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India 'cares little' about UN chief's call: Ending fossil fuel use only way to save planet

By Shankar Sharma* 

A few of the recent new items should indicate to us the seriously troubling days ahead of us in view of the irrational/ irresponsible stand taken by our government, which likes to call itself a global leader, in various COP meets such as in COP28.
Most deplorable aspect of such a stand is that there has been no explanation/ public consultation/ substantiation on the policies/ action plans to address the catastrophic consequences of climate change.
These people claiming to represent a country as a responsible member of the UN seems to have no care about the UN chief's call (as well as call by other global agencies such as UNEP, WHO, IPCC etc.) at COP28: "Ending fossil fuel use only way to save planet".
The much touted slogan: "sub ke saath, sub ka vikaas, sub ka vishwaas, sub ka prayas" appears like just a rhetoric.
Taking pride in claiming to be the fifth largest economy, and hoping to be the third largest soon, it seems to have no responsibility/ accountability attached to such claims in honestly minimising the associated ecological destruction.
India's lofty claims on being global leader in climate action, through statements such as "India reduced emission intensity by 33%, reached target early" can be seen as totally ineffective to reduce the climate change related threats, when we also get to read reports to say that "India’s emissions up 4.6% in 2016-19, new climate plans show".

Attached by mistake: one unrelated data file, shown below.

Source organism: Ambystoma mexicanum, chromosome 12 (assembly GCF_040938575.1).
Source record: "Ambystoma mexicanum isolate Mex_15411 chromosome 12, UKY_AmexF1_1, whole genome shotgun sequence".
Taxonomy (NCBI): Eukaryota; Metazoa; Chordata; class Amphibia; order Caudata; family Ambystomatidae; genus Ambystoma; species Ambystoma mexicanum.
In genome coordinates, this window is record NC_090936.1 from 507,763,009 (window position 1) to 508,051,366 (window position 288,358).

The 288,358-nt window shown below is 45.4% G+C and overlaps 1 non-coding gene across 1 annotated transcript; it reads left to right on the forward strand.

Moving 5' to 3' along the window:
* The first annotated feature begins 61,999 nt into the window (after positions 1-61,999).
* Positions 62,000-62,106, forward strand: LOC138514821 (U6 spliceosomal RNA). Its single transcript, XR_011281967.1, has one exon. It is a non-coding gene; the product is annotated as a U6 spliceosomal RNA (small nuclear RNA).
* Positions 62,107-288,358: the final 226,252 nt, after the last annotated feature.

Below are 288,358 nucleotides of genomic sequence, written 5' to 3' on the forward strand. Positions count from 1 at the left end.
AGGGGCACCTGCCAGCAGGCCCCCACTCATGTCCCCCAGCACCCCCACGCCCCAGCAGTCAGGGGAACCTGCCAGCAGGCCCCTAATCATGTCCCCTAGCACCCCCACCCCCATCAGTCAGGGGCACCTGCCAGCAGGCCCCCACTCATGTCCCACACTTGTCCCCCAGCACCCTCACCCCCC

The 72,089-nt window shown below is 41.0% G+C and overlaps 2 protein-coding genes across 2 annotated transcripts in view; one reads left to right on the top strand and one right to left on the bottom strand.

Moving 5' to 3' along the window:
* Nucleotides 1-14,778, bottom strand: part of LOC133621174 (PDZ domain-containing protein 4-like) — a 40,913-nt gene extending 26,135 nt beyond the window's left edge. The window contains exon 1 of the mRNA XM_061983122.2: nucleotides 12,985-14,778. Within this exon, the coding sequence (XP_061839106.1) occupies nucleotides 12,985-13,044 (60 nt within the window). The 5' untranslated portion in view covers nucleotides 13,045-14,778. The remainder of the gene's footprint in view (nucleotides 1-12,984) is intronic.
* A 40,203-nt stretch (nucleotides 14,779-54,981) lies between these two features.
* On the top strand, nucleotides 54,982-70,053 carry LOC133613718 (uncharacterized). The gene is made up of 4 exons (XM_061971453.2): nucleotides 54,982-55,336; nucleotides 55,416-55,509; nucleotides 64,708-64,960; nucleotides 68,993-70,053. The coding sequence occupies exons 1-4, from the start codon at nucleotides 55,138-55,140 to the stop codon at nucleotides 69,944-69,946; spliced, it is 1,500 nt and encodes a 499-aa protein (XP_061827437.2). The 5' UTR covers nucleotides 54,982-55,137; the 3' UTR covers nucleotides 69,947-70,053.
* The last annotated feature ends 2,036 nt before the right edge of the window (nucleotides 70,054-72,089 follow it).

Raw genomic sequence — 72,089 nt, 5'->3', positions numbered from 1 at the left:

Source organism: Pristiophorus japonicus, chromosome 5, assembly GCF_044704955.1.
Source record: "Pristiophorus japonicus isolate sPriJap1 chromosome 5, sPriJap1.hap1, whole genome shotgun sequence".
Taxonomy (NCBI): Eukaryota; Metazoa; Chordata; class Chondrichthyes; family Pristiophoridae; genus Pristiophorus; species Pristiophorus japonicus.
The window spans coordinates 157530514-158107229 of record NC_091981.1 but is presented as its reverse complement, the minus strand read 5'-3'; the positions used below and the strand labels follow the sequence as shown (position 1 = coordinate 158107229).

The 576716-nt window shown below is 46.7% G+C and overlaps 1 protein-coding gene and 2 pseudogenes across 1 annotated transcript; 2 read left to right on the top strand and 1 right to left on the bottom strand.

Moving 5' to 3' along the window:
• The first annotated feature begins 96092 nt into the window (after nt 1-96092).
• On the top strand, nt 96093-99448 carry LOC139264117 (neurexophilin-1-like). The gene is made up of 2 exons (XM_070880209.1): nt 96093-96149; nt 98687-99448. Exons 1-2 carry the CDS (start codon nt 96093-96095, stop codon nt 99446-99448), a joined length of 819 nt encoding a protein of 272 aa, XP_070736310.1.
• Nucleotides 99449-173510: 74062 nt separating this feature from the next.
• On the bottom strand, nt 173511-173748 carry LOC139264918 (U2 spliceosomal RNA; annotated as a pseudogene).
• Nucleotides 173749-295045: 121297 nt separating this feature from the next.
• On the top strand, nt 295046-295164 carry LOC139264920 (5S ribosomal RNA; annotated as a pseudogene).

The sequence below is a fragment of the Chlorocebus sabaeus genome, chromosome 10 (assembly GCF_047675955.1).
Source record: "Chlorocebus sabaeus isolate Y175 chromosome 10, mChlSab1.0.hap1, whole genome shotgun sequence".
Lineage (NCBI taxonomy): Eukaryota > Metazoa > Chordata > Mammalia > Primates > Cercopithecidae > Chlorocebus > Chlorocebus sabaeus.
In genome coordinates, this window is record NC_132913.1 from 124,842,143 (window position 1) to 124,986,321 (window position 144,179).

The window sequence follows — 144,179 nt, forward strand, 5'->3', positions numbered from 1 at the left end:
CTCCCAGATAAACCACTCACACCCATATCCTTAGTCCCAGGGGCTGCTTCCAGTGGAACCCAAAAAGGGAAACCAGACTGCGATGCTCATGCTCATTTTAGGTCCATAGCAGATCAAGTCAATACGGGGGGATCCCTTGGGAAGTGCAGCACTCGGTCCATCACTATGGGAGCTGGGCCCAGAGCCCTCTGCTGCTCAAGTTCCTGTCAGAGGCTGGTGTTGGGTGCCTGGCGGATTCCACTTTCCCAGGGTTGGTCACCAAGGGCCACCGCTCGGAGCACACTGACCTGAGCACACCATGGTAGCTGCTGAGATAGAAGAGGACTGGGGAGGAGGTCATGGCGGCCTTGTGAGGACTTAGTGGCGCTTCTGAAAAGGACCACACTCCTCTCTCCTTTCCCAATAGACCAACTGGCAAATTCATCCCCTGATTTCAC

It should not be difficult for anyone to realise that even if statement such as "The country aims to reduce GDP emission intensity by 45 per cent by 2030 from 2005 levels" become true, the net effect on GHG emissions by 2030 can be that India's total GHG emissions can go up by a considerable margin since it's GDP also would have doubled or trebled by that time.
Even if it is the case that our leaders do not care for much of the global pressure to reduce its overall carbon foot print, it must not ignore the associated consequences on the true welfare of all sections of its people, which also includes the flora, fauna and the general environment on a sustainable basis.
So, the country needs to urgently undertake a rational set of actions, not only to effectively reduce its total GHG emissions by 2030 and beyond, but also to adequately protect its critical natural resources, as might be indicated by the acceptable pollution/ contamination levels of its air, water and soil, and by ensuring forest & tree cover of its land to an extent of at least 33%.
When we objectively consider the various associated policies and ad-hoc statements of the govt., it is impossible to project the feasibility of such a happy scenario even by 2050. Even if our elite public / higher educational/ research institutions ignore to focus on such critical and strategic issues, the role of civil society groups become vastly more important to pursue our govt. to act rationally, as called by more than 1,000 climate scientists.
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*Power & Climate Policy Analyst

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